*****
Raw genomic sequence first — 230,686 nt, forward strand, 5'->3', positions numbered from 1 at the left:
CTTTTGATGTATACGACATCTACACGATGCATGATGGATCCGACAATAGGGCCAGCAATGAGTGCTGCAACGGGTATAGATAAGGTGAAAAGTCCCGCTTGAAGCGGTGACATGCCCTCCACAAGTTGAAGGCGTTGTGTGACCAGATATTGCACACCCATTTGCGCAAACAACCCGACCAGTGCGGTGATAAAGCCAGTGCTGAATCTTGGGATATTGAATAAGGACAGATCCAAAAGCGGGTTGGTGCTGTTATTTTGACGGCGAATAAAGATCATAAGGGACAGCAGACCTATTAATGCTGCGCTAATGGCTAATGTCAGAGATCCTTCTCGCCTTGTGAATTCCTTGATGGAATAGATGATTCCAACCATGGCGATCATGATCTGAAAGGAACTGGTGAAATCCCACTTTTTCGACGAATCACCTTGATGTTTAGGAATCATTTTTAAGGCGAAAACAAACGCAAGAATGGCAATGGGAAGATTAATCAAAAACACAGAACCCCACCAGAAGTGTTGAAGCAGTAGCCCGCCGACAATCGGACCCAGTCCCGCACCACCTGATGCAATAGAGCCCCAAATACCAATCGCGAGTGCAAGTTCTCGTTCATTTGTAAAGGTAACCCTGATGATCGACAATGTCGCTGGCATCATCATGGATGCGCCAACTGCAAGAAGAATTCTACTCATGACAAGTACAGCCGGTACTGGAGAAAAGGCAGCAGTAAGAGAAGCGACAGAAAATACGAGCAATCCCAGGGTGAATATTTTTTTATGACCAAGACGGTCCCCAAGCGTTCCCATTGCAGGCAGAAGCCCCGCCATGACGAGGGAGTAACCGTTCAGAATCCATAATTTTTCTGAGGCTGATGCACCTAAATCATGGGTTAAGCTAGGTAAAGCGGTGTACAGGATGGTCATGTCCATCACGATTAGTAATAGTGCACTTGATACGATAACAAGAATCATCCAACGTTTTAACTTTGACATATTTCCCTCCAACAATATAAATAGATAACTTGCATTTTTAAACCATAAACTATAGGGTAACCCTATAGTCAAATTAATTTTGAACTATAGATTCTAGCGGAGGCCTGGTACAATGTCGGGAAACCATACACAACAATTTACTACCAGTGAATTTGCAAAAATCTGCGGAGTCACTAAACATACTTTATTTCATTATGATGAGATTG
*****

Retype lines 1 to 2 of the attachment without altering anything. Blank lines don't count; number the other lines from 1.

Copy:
Raw genomic sequence first — 230,686 nt, forward strand, 5'->3', positions numbered from 1 at the left:
CTTTTGATGTATACGACATCTACACGATGCATGATGGATCCGACAATAGGGCCAGCAATGAGTGCTGCAACGGGTATAGATAAGGTGAAAAGTCCCGCTTGAAGCGGTGACATGCCCTCCACAAGTTGAAGGCGTTGTGTGACCAGATATTGCACACCCATTTGCGCAAACAACCCGACCAGTGCGGTGATAAAGCCAGTGCTGAATCTTGGGATATTGAATAAGGACAGATCCAAAAGCGGGTTGGTGCTGTTATTTTGACGGCGAATAAAGATCATAAGGGACAGCAGACCTATTAATGCTGCGCTAATGGCTAATGTCAGAGATCCTTCTCGCCTTGTGAATTCCTTGATGGAATAGATGATTCCAACCATGGCGATCATGATCTGAAAGGAACTGGTGAAATCCCACTTTTTCGACGAATCACCTTGATGTTTAGGAATCATTTTTAAGGCGAAAACAAACGCAAGAATGGCAATGGGAAGATTAATCAAAAACACAGAACCCCACCAGAAGTGTTGAAGCAGTAGCCCGCCGACAATCGGACCCAGTCCCGCACCACCTGATGCAATAGAGCCCCAAATACCAATCGCGAGTGCAAGTTCTCGTTCATTTGTAAAGGTAACCCTGATGATCGACAATGTCGCTGGCATCATCATGGATGCGCCAACTGCAAGAAGAATTCTACTCATGACAAGTACAGCCGGTACTGGAGAAAAGGCAGCAGTAAGAGAAGCGACAGAAAATACGAGCAATCCCAGGGTGAATATTTTTTTATGACCAAGACGGTCCCCAAGCGTTCCCATTGCAGGCAGAAGCCCCGCCATGACGAGGGAGTAACCGTTCAGAATCCATAATTTTTCTGAGGCTGATGCACCTAAATCATGGGTTAAGCTAGGTAAAGCGGTGTACAGGATGGTCATGTCCATCACGATTAGTAATAGTGCACTTGATACGATAACAAGAATCATCCAACGTTTTAACTTTGACATATTTCCCTCCAACAATATAAATAGATAACTTGCATTTTTAAACCATAAACTATAGGGTAACCCTATAGTCAAATTAATTTTGAACTATAGATTCTAGCGGAGGCCTGGTACAATGTCGGGAAACCATACACAACAATTTACTACCAGTGAATTTGCAAAAATCTGCGGAGTCACTAAACATACTTTATTTCATTATGATGAGATTG